This is no Egg McMuffin.
In celebration of Sydney's Bacon Week, one chef is rolling out a limited-time-only $120 bacon-and-egg sandwich that easily puts all breakfast sandwiches to shame and most burgers in their place.
"It's not something I ever thought I'd be doing but it will be interesting to see how many we'll sell," Carla Jones, head chef at 4Fourteen restaurant in Sydney suburb Surry Hills told The Sunday Telegraph. "I reckon some people will buy it just to see what it's like. I'm not sure I'd eat it — I'm not that into truffles and stuff like that."
The lavish sandwich served on a homemade brioche bun includes award-winning bacon, a duck egg, gourmet tomatoes, foie gras, shaved truffles, caviar, creme fraiche, and cheese. The dish, a cross between a breakfast sandwich and a burger, will only be available during Bacon Week, May 12-19. The event organizers, the Australian pork industry association, have dubbed the sandwich "Australia’s most decadent bacon and egg roll."
While Jones' sandwich is certainly extravagant, it's not record-breaking. That title still seems to be up for grabs. The World Record Academy recognized the Bacon Bling sandwich at Tangberry's cafe in Cheltenham in western England, as the world's most expensive bacon sandwich. According to the Huffington Post, it sells for £150, or about $235.
But the Bacon Bling sandwich has not been recognized by Guinness World Records, which doesn't have a separate category for bacon-based sandwiches. The current Guinness-winning sandwich is the Essen Platinum Club Sandwich, created in 2007 by Chef Daniel Galmiche for Cliveden in Buckinghamshire, England. It costs £100 or $200.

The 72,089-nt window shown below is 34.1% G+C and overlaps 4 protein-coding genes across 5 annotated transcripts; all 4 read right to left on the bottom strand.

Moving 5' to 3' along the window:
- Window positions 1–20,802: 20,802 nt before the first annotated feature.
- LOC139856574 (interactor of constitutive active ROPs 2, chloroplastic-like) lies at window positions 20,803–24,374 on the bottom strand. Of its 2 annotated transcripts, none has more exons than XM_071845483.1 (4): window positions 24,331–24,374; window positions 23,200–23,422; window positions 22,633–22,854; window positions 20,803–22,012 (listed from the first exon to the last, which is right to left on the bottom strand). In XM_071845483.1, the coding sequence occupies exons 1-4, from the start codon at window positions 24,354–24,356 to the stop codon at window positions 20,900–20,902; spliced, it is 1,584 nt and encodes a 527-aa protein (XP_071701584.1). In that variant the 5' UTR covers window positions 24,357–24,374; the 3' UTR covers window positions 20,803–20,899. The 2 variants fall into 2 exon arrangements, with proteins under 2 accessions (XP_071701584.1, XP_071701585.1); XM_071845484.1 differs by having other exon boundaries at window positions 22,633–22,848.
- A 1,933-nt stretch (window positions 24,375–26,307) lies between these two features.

While there's no official wallet-busting, record-breaking sandwich in the US, in 2012 the Food Network put together a list, complete with interactive map, of the 50 best sandwiches in America, one sandwich for each state.
The winner in California, from Los Angeles restaurant Bäco Mercat, is "the toron" sandwich, featuring oxtail hash, cheddar taters, and horseradish for a modest $13. Food Network's winner in New York is a humble chicken parmigan from from Parm, a Manhattan restaurant in NoLita. The sandwich is served on a roll for $9, as a hero for for $12, or on a platter for $17.
But chefs beware, the real competition for best – or most expensive – sandwich may soon come from laboratories rather than kitchens. The New York Times reported scientists in the Netherlands are developing a burger made from in-Vitro meat, meat grown in cultures. The burger will be made up of 20,000 strips of cultured muscle tissue, at a cost of 250,000 euros, or about $325,000 for just one sandwich.